Invest in ULIP – a good tool for creating well-being in the long run

Unexpectedly, the Indian insurance industry has become the subject of conversation on Dalal Street as it has become a major contributor in terms of investing in the stock market. Although the premium collection slowed down somewhat in early 2009, but it is gaining momentum with the overall healthy market sentiment. Premiums collected under ULIPs are a major factor in boosting equity investment. The industry upgrade premium in the ULIP category has risen from Rs. 26,638 crores to Rs. 37,543 crore, an increase of 41 percent over the year. In addition, insurance companies have increased their risk in stocks – they have invested rupees. 44,358 crore capital in April-December of the current fiscal year.

The practice of improper sales in ULIPs declined significantly after insurance oversight, the Office of Insurance Regulation and Development (IRDA) introduced some “investor-friendly regulations,” imposing a fee limit of up to 3 percent and 2.25 percent for ULIP. with a maturity of up to 10 years and more than 10 years respectively. Moreover, IRDA’s decision on solvency ratio, corporate governance, disclosure, intermediary payments, and resolution of unit-related health insurance plans has brought great benefits to the insurance industry.

How does ULIP perform well in the long run?

ULIP’s main goal is to steadily build up wealth in the long run along with additional insurance coverage. Investors should have a clear view that investing in ULIPs is not for obtaining high insurance coverage.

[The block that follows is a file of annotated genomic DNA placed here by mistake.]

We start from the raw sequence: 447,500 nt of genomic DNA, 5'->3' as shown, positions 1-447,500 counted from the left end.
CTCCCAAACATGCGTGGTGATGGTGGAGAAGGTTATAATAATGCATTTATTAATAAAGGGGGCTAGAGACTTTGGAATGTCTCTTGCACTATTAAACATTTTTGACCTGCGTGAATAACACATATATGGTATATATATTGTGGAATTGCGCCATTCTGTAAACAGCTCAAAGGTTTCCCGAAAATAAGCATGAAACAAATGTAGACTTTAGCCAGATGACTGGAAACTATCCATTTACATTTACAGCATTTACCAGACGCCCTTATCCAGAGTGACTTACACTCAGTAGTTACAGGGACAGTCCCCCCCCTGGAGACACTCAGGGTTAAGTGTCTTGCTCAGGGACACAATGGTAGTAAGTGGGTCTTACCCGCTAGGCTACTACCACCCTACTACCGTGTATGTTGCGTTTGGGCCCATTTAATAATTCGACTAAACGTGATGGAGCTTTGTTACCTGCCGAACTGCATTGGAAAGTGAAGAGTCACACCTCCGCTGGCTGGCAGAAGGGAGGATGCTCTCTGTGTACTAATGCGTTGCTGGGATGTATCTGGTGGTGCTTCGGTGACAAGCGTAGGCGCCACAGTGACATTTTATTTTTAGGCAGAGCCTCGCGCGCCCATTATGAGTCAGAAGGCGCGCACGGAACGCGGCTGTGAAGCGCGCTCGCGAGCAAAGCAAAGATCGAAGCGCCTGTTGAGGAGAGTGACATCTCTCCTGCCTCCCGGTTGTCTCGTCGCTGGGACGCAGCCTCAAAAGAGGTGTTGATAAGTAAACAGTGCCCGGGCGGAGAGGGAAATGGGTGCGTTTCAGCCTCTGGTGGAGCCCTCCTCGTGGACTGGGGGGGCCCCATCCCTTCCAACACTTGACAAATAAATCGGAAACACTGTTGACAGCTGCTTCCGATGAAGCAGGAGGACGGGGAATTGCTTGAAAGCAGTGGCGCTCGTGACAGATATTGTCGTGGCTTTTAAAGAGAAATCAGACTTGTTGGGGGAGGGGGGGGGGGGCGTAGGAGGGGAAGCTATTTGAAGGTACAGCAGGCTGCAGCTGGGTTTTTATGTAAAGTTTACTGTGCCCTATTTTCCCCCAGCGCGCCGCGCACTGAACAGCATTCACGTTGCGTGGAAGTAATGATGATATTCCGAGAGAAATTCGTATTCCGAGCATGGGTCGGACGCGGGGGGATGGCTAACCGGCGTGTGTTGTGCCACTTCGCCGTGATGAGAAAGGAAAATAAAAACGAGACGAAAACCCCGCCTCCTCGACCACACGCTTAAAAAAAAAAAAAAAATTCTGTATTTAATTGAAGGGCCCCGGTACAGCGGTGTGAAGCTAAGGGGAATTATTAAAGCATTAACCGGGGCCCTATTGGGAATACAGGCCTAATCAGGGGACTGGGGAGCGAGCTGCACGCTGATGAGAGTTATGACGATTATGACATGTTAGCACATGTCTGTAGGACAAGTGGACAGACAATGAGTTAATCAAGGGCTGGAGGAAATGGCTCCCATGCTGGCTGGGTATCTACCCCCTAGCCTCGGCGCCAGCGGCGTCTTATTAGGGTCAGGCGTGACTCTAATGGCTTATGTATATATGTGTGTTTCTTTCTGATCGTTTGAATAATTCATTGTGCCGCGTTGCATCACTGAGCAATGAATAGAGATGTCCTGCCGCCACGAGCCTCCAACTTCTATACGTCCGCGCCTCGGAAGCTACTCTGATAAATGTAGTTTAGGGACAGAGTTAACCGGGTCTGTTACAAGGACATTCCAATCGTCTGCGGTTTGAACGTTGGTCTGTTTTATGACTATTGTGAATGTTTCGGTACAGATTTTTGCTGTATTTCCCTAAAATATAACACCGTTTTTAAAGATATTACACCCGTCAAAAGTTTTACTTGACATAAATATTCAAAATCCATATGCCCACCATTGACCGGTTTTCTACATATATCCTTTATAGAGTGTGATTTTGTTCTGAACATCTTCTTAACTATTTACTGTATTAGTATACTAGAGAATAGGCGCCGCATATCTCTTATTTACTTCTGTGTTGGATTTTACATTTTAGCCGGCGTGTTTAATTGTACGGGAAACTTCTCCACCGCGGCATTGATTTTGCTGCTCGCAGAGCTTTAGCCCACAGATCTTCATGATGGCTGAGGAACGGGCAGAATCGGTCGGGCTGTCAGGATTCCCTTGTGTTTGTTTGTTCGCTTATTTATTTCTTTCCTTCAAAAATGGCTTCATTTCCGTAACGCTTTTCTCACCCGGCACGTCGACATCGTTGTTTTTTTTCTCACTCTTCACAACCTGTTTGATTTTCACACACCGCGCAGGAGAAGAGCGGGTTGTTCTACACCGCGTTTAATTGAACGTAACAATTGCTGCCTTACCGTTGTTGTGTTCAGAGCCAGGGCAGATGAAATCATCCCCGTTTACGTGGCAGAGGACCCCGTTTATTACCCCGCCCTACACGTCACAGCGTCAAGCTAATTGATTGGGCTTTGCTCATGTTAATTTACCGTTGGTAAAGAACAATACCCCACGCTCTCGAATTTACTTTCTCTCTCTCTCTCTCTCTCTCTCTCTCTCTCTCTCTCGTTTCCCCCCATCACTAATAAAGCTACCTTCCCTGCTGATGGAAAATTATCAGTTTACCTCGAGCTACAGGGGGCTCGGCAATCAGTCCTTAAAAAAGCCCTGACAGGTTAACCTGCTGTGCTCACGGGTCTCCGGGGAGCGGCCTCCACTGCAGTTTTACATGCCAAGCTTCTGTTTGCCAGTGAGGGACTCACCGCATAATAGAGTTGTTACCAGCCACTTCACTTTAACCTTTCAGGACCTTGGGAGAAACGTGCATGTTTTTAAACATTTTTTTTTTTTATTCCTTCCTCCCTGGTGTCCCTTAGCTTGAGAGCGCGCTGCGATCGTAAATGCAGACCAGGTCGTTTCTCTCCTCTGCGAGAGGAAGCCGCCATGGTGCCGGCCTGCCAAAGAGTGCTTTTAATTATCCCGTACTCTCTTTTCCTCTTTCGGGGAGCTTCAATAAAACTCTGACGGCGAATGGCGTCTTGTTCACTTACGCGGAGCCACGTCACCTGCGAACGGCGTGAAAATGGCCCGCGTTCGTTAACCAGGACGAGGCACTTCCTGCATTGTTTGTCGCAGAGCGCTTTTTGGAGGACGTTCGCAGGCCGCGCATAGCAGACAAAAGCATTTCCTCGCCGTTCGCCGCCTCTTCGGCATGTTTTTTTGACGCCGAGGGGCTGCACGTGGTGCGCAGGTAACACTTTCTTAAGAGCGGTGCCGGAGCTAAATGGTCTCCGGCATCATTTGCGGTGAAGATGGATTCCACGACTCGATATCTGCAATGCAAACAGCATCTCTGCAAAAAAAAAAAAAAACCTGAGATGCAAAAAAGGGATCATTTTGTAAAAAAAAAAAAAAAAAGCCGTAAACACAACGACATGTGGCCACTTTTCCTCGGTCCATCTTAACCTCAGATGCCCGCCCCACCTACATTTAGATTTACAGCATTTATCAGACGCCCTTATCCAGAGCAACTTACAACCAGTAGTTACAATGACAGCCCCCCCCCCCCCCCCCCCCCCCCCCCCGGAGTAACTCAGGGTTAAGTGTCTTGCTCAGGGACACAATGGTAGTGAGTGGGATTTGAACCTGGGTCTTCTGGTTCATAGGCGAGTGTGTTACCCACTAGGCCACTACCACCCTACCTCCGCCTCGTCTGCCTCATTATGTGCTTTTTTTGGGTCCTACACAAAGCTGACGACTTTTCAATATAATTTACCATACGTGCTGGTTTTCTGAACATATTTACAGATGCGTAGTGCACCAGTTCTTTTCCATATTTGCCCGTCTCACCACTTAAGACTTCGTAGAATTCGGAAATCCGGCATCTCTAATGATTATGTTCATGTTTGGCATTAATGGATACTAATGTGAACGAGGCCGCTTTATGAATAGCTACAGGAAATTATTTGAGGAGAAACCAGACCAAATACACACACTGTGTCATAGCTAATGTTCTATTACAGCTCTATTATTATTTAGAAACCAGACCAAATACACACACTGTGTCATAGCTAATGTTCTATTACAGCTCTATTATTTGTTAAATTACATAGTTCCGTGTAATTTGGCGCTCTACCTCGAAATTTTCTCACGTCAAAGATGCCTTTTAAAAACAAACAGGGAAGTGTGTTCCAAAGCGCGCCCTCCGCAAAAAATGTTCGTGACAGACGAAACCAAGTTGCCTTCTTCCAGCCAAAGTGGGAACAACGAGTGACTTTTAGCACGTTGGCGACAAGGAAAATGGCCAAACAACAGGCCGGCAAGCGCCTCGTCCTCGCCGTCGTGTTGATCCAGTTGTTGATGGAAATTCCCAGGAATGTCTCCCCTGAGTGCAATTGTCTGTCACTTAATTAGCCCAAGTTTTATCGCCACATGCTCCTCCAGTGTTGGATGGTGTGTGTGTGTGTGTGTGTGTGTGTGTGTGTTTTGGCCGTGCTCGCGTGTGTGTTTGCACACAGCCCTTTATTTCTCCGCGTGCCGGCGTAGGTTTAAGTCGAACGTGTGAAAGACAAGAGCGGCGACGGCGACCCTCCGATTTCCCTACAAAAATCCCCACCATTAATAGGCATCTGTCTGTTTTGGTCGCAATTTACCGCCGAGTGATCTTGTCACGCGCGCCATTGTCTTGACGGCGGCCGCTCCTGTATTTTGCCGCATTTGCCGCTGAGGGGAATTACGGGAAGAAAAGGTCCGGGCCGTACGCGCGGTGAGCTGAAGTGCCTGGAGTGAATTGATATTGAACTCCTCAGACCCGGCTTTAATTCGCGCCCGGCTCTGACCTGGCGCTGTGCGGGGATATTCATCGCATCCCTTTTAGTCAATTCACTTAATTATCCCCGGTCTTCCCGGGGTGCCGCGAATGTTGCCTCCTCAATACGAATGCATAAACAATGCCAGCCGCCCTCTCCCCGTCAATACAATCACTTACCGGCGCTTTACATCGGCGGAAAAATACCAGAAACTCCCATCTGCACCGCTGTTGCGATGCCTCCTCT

A fund manager in insurance companies has an advantage over other market-related products in terms of holding stocks over a long period. Thus, the beating of portfolio stocks, measured by the portfolio turnover ratio (PTR), is relatively smaller or insignificant. Because the jump involves costs, it has a serious impact on the performance of the fund. The higher the portfolio turnover ratio, the higher the value.

Moreover, the IRDA restriction on general fees, including the fund management fee limit (FMC) in the case of ULIPs, has brought a different transparency that benefits policyholders in terms of increased profits at their ends.

A close look at the performance of other market-related products compared to ULIPs gives a stunning fact; other market-related products lag behind ULIPs ’profits with higher margins in the long run, confirming that investing in ULIPs is an ideal investment tool for wealth creation in the long run. On average, historical fund management fees (FMCs) in other market-related products (mutual funds account for about 2.1 percent), while in ULIPs the maximum FMC is limited to 1.35 percent.

For example, recurring investments of rupees. 1 lakh in a diversified equity-linked fund (ELSS) for 15 years grows to rupees. 28.54 lakhs at an estimated growth rate of 10 percent, giving a net profit of 7.69 percent (given the average FMC of 2.1 percent), while the same amount invested in ULIP over the same period could range from 28 , 63 lakhs to rupees. 31.59 lakhs at an estimated growth rate of 10 percent, giving a net profit of 7.97 to 9.03 percent. The final value goes down even more when you consider other tax-saving tools, such as PPF, which give 8 percent per annum. Investments of 1 lakh rupees per year in PPF for 15 years grow to 27.15 lakh rupees.

Thus, it is clear that ULIPs value more than other products in terms of profits and additional benefits such as insurance coverage; however, it is gaining below PPF because investing in ULIP involves high risks. Yields on ULIPs increase even more due to lower FMC when the investment choice is a loan fund and the estimated rate of return is 10 percent (in FMC debt funds it is usually around 0.75-1 percent). The table shows the different incomes as above. However, high entry costs along with operating costs are detrimental to ULIP performance, having a shorter maturity or when opting for it.